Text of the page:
We knew it was coming. Following very swiftly on from last week's suggestion that City jobs are being decimated, think tank the CEBR has issued its standard follow-up: bonuses are being decimated too.
None of this is particularly new - the CEBR predicted bonus disaster in London back in May, so this is merely updating its previous position.
So, how bad is bad? The chart below shows the CEBR's predicted evolution of City bonuses per head: it thinks they're in freefall and will reach a new low of around £5k in 2014. There they will remain. For the 2012/2013 bonus year, the CEBR is predicting £6.7k a head - down 62% on last year.
How accurate and realistic is this? The CEBR is a well-respected pundit, but it's worth pointing out that its bonus predictions (which are based on survey data from at least 20 banks, anecdotal evidence, and a study of ONS figures) can sometimes seem a little fatuous. Last year, for example, it predicted that the City bonus pool would fall 35%. However, subsequent figures from the Office of National Statistics suggested that bonuses across the UK financial services industry fell only 9%. Similarly, many banks have actually slightly increased total compensation per head on a global basis this year. Has the London bonus pool really been cut by more than 60%? Maybe not.
The CEBR hasn't restricted its analysis to jobs and pay in London. It's also looked at jobs in New York, Singapore, and Hong Kong.
As the chart below shows, the CEBR thinks jobs in London are declining to a new low level - below both New York and Hong Kong. On the other hand, it thinks that jobs in Hong Kong and Singapore are rising.
While this doomy-prediction for London seems apt in light of HSBC's repeated threats to move its head office to Hong Kong, it's also worth questioning. Goldman Sachs has just committed to a giant new office in London. JPMorgan's recently moved into a new EMEA headquarters in the old Lehman building. Jobs are going at Nomura and UBS, but is London really losing its grip to the extent the CEBR suggests?
Similarly, are jobs in Singapore and Hong Kong really set for perpetual growth? Singapore is experiencing problems of its own as banks like Credit Suisse relocate jobs out of the island and into cheaper locations like India and Poland. Similarly, a quick look at banks' quarterly reports suggests Asia isn't quite the investment banking revenue driver it's supposed to be. Are banks really going to keep adding headcount in a region where margins appear slim and revenues are in decline? Maybe not.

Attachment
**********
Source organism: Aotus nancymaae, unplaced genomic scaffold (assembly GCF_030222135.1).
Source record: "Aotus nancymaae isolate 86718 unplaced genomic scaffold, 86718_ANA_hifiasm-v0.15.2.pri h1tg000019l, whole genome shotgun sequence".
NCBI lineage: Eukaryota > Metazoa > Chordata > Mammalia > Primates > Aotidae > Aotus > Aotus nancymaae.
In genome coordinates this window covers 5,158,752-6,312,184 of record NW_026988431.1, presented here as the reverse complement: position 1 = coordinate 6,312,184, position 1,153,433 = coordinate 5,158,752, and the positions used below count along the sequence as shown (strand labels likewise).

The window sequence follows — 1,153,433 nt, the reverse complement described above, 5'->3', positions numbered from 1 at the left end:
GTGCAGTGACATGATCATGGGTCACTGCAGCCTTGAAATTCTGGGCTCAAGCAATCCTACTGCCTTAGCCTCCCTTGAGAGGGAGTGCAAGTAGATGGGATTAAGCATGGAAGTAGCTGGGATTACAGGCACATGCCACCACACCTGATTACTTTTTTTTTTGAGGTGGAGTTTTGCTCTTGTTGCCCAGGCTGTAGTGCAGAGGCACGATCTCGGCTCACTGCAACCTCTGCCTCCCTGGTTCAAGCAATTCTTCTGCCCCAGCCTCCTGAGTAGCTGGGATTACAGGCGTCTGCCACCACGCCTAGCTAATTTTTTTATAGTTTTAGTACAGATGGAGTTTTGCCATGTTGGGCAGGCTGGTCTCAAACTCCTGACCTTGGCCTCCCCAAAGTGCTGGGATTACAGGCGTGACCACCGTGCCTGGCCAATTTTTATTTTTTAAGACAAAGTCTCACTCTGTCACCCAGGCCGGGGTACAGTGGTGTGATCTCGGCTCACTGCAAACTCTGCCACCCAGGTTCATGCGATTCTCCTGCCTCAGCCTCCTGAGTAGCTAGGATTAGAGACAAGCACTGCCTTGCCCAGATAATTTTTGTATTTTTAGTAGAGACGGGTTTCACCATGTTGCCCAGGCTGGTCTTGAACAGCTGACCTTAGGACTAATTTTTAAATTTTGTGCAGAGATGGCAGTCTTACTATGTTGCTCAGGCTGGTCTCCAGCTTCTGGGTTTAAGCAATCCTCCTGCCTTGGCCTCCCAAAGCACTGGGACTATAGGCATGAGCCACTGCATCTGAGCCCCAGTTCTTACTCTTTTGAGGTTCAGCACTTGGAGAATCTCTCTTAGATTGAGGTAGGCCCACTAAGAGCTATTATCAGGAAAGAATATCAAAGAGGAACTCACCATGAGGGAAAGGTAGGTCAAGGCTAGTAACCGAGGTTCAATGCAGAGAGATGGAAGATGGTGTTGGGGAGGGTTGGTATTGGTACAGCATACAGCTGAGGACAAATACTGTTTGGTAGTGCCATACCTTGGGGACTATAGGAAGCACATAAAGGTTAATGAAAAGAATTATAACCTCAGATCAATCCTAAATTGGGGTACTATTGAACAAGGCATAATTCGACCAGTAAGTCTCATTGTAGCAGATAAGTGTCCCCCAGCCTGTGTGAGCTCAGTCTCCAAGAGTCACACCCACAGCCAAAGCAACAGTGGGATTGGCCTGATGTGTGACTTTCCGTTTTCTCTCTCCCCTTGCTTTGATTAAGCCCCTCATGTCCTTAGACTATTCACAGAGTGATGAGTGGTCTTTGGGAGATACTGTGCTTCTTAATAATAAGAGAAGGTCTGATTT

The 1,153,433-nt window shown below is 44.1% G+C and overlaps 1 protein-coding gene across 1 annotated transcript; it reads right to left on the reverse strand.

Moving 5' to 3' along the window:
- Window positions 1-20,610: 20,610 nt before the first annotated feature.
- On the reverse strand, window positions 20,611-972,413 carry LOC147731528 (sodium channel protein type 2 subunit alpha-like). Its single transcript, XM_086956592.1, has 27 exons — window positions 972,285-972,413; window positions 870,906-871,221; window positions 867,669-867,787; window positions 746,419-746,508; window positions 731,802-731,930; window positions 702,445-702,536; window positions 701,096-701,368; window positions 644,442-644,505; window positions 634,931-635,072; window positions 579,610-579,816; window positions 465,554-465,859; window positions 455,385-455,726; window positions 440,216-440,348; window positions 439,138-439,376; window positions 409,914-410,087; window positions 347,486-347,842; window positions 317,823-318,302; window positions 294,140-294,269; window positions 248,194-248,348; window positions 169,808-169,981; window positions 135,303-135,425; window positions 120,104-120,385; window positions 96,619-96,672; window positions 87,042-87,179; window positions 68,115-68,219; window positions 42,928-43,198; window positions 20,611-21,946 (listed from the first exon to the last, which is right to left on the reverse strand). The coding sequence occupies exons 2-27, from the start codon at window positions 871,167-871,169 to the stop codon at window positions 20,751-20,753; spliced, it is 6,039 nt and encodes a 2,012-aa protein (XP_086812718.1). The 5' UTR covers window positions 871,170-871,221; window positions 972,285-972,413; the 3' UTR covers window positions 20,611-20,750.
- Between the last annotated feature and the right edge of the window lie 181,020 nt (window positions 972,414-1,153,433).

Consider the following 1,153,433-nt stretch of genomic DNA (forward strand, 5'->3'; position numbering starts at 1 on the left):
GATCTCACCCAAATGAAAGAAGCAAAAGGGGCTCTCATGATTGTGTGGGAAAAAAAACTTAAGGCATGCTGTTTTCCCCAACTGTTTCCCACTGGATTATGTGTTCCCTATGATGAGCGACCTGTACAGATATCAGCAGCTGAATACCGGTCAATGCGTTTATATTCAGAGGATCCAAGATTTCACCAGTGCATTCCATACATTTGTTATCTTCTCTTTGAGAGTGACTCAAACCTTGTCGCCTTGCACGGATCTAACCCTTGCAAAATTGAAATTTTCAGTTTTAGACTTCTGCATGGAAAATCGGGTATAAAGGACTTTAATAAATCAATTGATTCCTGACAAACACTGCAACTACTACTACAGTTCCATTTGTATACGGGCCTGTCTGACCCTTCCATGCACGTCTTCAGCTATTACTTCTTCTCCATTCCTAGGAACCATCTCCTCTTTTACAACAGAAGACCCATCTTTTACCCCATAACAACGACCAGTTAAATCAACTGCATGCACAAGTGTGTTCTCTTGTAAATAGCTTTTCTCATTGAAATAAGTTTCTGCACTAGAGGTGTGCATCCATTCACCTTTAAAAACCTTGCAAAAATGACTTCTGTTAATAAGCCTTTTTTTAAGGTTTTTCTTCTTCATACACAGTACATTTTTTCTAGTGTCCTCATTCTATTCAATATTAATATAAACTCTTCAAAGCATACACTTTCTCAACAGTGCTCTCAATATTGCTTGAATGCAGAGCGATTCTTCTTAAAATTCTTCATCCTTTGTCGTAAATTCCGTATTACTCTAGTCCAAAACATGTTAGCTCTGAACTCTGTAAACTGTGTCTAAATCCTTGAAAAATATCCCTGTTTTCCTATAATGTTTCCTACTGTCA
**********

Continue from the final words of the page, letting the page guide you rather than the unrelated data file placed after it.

In the event that the CEBR is right, there's always Shanghai. The Chinese city will reportedly need 400,000 financial services professionals if it wants to fulfill its aspirations of becoming a major financial centre, but it's only able to provide 240,000 of them itself.
So, are there going to be 160,000 new jobs in Shanghai for displaced western investment bankers?
No. As our Asian editor points out, there are only 1,400 Westerners working in financial services in Shanghai right now. This is unlikely to change quickly.
However, there will be some opportunities in Shanghai.
'Product-development, finance, risk, IT, M&A, and management roles are among those that will open up for overseas professionals – including people who don’t speak Mandarin – over the next five years," writes our editor in Asia.
The Shanghai Financial Association (SFA) has produced a long list of sought-after skills. These include: product development and investment, investment banking management, development and trading of financial derivatives, risk management, quantitative investment and trading, asset management, financial engineering, research and analysis, financial management, and IT.
Simon Lance, regional director, China, Hays, believes that international expansion means Chinese banks will need to staff their Shanghai offices with more managers who have overseas experience. “Commodities traders will be in demand as China gains more exposure to international trade,” he explains. “Credit risk is another hot area where we will see demand for experienced talent as banks need to manage risk in foreign markets. Treasury, FX and fixed income will also grow.”
Many of these internationally-inspired jobs will be filled by Chinese returnees and foreign nationals who speak Mandarin, but Westerners will also be considered. Lance reckons they will be especially sought after for technical roles – such as in finance, IT, and business intelligence – that don’t involve close interaction with Chinese customers. Cross-border M&A is a client-facing exception. “This involves talking to clients in several countries, and English is the business language of choice.”
To read the complete article about moving to Shanghai as a Westerner, click here.